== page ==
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Apple CEO to MIT grads: ‘Don’t listen to trolls, and for God’s sake don’t become one’

MIT president L. Rafael Reif (left) chatted with Tim Cook during the procession Friday.John Tlumacki/Globe Staff

CAMBRIDGE — Apple chief executive Tim Cook urged MIT graduates Friday to infuse their work with humanity, cautioning that technology alone is not enough.

“If you choose to live your lives at that intersection between technology and the people it serves, if you strive to create the best, give the best, do the best for everyone, not just for some, then today all of humanity has good cause for hope,” Cook told the 2,900 graduates, their families, and guests gathered on Killian Court on the sunny morning.

Cook drew chuckles from the audience — who greeted him by waving their iPhones in the air — as he recounted his path to the top of the transformative tech company.


“I went to grad school at Duke, looking for the answer,” he said of his search for purpose. “I tried meditation. I sought guidance in religion. I read great philosophers and authors. And in a moment of youthful indiscretion, I might even have experimented with a Windows PC.”

But after Cook’s search landed him at Apple, he said, he found purpose in a company with a simple mission: serve humanity.

“And it was in that moment, after 15 years of searching, something clicked. I finally felt aligned,” he said.

Cook encouraged the graduates to work for something greater than themselves, and in doing so, find meaning.

He also advised them: “Don’t listen to trolls, and for God’s sake, don’t become one.”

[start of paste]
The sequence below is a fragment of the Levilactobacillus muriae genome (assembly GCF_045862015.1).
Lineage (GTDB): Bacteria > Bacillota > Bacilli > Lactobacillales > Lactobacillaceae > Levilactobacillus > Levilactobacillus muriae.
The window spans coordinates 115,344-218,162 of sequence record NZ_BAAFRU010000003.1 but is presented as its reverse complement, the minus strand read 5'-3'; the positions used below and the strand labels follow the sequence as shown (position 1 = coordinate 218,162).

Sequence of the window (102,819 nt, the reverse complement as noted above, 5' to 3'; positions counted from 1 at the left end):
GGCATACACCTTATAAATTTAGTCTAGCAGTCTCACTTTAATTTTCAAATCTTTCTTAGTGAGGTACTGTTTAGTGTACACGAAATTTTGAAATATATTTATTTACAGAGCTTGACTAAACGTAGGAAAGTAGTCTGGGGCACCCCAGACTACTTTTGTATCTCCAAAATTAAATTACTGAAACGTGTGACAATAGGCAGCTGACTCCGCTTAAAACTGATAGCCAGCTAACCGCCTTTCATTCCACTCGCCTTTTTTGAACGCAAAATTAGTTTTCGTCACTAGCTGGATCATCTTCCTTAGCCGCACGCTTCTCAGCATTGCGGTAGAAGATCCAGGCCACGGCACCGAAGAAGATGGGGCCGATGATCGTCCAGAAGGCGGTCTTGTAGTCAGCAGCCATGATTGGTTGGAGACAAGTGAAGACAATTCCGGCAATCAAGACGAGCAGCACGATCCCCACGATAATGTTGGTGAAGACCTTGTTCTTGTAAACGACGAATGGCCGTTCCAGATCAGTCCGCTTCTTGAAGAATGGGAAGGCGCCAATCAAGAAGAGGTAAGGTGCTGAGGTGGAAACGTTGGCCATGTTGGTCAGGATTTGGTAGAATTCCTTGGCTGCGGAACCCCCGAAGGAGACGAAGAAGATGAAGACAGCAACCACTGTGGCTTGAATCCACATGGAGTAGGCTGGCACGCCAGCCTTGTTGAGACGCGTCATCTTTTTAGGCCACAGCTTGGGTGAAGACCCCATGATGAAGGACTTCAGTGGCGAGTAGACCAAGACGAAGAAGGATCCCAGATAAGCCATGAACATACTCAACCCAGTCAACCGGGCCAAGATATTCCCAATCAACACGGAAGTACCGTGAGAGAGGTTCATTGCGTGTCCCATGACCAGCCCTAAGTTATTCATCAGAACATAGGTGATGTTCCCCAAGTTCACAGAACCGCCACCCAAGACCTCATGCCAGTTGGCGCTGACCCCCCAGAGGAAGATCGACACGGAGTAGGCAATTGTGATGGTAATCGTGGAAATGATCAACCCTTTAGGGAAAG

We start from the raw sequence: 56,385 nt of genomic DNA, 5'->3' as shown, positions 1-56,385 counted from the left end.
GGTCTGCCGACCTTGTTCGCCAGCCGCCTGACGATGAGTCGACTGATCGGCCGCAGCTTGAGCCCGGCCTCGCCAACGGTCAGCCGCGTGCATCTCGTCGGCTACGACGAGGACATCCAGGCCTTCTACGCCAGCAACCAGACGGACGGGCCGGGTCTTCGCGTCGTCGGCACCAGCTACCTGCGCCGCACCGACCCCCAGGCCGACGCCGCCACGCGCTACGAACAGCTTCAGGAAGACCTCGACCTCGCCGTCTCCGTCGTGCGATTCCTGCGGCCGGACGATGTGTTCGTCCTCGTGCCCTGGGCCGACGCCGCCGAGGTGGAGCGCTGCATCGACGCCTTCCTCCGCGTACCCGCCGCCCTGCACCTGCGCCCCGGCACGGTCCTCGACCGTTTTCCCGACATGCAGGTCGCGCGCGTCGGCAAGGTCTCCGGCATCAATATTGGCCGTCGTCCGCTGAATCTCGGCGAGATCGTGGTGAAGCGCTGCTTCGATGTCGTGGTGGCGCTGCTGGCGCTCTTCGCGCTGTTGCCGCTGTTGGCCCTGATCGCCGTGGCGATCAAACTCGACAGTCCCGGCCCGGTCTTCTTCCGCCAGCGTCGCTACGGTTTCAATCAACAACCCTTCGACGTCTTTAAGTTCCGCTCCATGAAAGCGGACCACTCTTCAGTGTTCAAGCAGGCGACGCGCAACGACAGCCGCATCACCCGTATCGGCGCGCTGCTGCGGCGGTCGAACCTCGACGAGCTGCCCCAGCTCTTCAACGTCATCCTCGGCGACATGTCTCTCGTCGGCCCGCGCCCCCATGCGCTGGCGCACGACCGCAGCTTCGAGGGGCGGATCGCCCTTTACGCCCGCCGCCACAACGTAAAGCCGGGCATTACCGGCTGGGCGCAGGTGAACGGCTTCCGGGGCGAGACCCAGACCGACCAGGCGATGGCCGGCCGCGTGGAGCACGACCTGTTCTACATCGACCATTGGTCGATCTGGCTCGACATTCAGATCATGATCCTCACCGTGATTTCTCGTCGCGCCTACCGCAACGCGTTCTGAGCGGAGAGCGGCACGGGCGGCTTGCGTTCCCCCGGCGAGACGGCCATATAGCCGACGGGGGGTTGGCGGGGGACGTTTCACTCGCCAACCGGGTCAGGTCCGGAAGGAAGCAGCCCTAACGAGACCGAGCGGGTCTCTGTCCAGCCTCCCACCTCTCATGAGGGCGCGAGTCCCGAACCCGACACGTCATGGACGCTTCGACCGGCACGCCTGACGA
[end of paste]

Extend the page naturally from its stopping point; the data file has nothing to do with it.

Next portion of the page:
Cook acknowledged that technology designed to connect us can actually divide us. He highlighted threats to security and to privacy, and the antisocial aspects of social media as some of technology’s inherent pitfalls.

“I’m more concerned about people thinking like computers — without values or compassion, without concern for consequences,” he said.

But technology can often be the solution, he said, and as new alumni of MIT, the graduates were already on track to see that realized.


“If we are ever going to solve some of the hardest problems still facing the world today — everything from cancer to climate change to educational inequality — then technology will help us do it,” Cook said.

He marveled at the “big ideas” that have already come out of MIT, including trademark student hacks.

“I’ll never figure out how MIT students sent that Mars rover to the Kresge Oval, or put a propeller beanie on the Great Dome, or how you’ve obviously taken over the president’s Twitter account,” Cook joked.

“I can tell college students are behind it because most of the tweets have been at 3 a.m.”

Cook, who took over at Apple in 2011, oversaw the rollout of the iPhone 7 and the Apple Watch. He previously served as chief operating officer and headed the Macintosh division.

In his address Friday, he highlighted his company’s products and core values as examples of technology that puts people first.

The Apple Watch that can detect a heart condition before it becomes a heart attack, for example, or the iPad that can connect children with autism to the world around them.

“When you keep people at the center of what you do, it can have an enormous impact,” he said.

Cook spoke at the Massachusetts Institute of Technology just two weeks after Facebook founder and chief executive Mark Zuckerberg delivered the commencement speech at Harvard University. Zuckerberg spoke to Harvard’s graduates as peers within the same generation, setting their sights on achievement.


Cook spoke to the MIT graduates as a generation coming up to meet lofty expectations. The responsibility is immense, he said, but so is the opportunity.

“I’m optimistic because I believe in your generation, your passion, your journey to serve humanity,” Cook said. “We are all counting on you.”

Sara Salinas can be reached at Follow her on Twitter at @saracsalinas.